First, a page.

Netflix’s ongoing slide into cultural irrelevance might come as no surprise to viewers who’ve yearned for the platform to get its act together when it comes to queer cinema. Of the 3,600+ movies purportedly on Netflix, a whopping 42 are nested under the streamer’s (admittedly vague) LGBTQ Movies category.
For queer viewers and their friends, there is a silver lining in the streaming titan’s decline: While requests for better, wetter, and wilder gay programming have gone unmet by Netflix, other services and distributors have heard our impassioned gripes and risen to the challenge — not only during Pride, but consistently, year-round.
Two providers, Criterion Channel and MUBI, are currently offering several robust slates of queer films to watch this month. With both services offering free trials, you’ll want to check out five decades worth’ of queer cinema before these gems expire. Who knows, maybe you’ll find yourself sticking with both subscriptions. I know I did.
Personal Best (Robert Towne, 1982)
Chris (Mariel Hemingway) and Tory (Patrice Donnelly) are girls on the run in this sports drama. When both make the 1980 U.S. Olympic team, the only hurdle standing between the two athletes and glory becomes their complex romantic-professional relationship. You’ll want to keep an eye out for the arm-wrestling sequence that serves as jock foreplay between the two track stars.
What Sex Am I? (Lee Grant, 1985)
Directed by actress and one-time Hollywood blacklistee Lee Grant (Valley of the Dolls, Defending Your Life, Mulholland Drive), this HBO documentary serves as an engaging, sensationalism-adverse time capsule of trans life during the Reagan era. Grant narrates the hour-long film and conducts in-depth profiles of her subjects — including Christine Jorgenson.
Swoon (Tom Kalin, 1992)
Part of the early 1990s LGBTQ film renaissance recognized as New Queer Cinema, Swoon is an indie drama that sympathetically reimagines the lives of Nathan Leopold (Craig Chester) and Richard Loeb (Daniel Schlachet), two affluent, fey young men who brutally murdered a boy for intellectual sport in 1920s Chicago. Shot in black-and-white and narrated by Nathan’s diary entries, Swoon dares to sift the beauty from the criminal.
The Living End (Gregg Araki, 1992)
Debuting a few months after Swoon, Gregg Araki’s third feature also enthusiastically introduced audiences to morally grey queer characters. When a film critic newly diagnosed with HIV (Craig Gilmore) picks up a poz muscled hustler-hitchhiker (Mike Dytri), sparks fly and the two head out on a hedonistic, Thelma and Louise-style road trip to life’s bitter end.
Beautiful Darling: The Life and Times of Candy Darling (James Rasin, 2010)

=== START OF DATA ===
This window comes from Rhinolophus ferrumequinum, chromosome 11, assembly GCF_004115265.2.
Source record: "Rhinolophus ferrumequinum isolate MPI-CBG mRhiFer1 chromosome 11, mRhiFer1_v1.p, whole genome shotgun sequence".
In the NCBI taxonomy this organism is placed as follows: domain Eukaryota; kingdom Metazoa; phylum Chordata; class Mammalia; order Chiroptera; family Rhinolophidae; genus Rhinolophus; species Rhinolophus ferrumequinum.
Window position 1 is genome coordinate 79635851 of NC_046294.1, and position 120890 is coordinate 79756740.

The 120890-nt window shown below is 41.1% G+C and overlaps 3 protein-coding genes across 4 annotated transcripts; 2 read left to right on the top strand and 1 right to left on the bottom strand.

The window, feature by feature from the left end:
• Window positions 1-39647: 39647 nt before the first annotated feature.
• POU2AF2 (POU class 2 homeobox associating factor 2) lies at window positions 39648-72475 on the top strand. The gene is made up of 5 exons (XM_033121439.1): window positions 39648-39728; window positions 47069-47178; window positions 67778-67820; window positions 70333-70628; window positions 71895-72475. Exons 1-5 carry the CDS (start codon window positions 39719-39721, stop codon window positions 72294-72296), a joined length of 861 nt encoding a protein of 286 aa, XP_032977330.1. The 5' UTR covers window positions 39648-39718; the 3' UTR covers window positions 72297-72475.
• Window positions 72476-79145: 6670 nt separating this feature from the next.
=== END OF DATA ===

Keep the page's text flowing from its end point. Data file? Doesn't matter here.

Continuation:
Often recalled as a Warhol Superstar du jour, Candy Darling is remembered for her humor, ambition, and imagination in this Gold Hugo-winning documentary. A bevy of contemporaries who knew the trans performer best reminisce on her legacy, including Fran Leibowitz and John Waters — often in blunt language that feels from a different time. Actress Chloë Sevigny narrates Darling’s journals.
Apocalypse After (Bertrand Mendico, 2018)
If you enjoy the subgenre of media that is “movies about women making movies” — think Knife+Heart, In Competition, or even Juliette Binoche in The Staircase — you’ll want to make Apocalypse After your next fix. On an out-of-this-world film shoot in a French resort town, the femme auteur and her muse creatively tangle with their showmance’s inevitable end.
De La Terreur, Mes Soeurs! / Terror, Sisters! (Alexis Langlois, 2019)
Adorned in all black befitting Serge Gainsbourg’s funeral, Kalthoum might just be the most baroque trans femme in France. They seethe about cis inanity to their three trans girlfriends at brunch, which soon leads to the girls taking turns in envisioning trans revenge fantasies; each as colorful and irreverent as the girl who conjured it. Sisters is distributed by Altered Innocence, a boutique company specializing in queer horror. If this 27-minute short hits the spot, be sure to check out AI’s catalog for more bedeviling films.
Heaven Reaches Down to Earth (Tebogo Malebogo, 2020)
Ten minutes very well-spent, this multi-award-winning South African short distills the experience of coming out into its purest essence. On a camping sojourn with a male friend, Tau’s spirit comes alive. His lyrical narration meshes with nature, percussion, and ambient tones. In Heaven Reaches Down to Earth, sexual awakening is a holy experience, contained within the individual blessed enough to be experiencing it, with or without a lover’s touch.
Pier Kids (Elegance Bratton, 2019)
Elegance Bratton’s groundbreaking Pier Kids zooms in on three queer teens trying to find safety and community in the gay mecca of Christopher Street. Often heartbreaking and always honest, this documentary is a challenging look at kids whose queerness forced them into a world of hardship, pain, and premature adulthood. “I made this film to redirect the modern gay rights movement in support of the people started it,” Bratton explained. “Black and brown homeless queer youth.”
Zero Patience (John Greyson, 1993)
This Canadian “AIDS musical” is part fantasy, part biopic, and entirely fantastic. When the 19th century sexologist Richard Burton tries to pin the blame of the AIDS crisis on “Patient Zero,” he starts a relationship with Zero’s ghost, awakening to the cruelty and foolishness of Canada’s decision to prosecute transmitters of HIV in the process. Did we mention there’s nudity?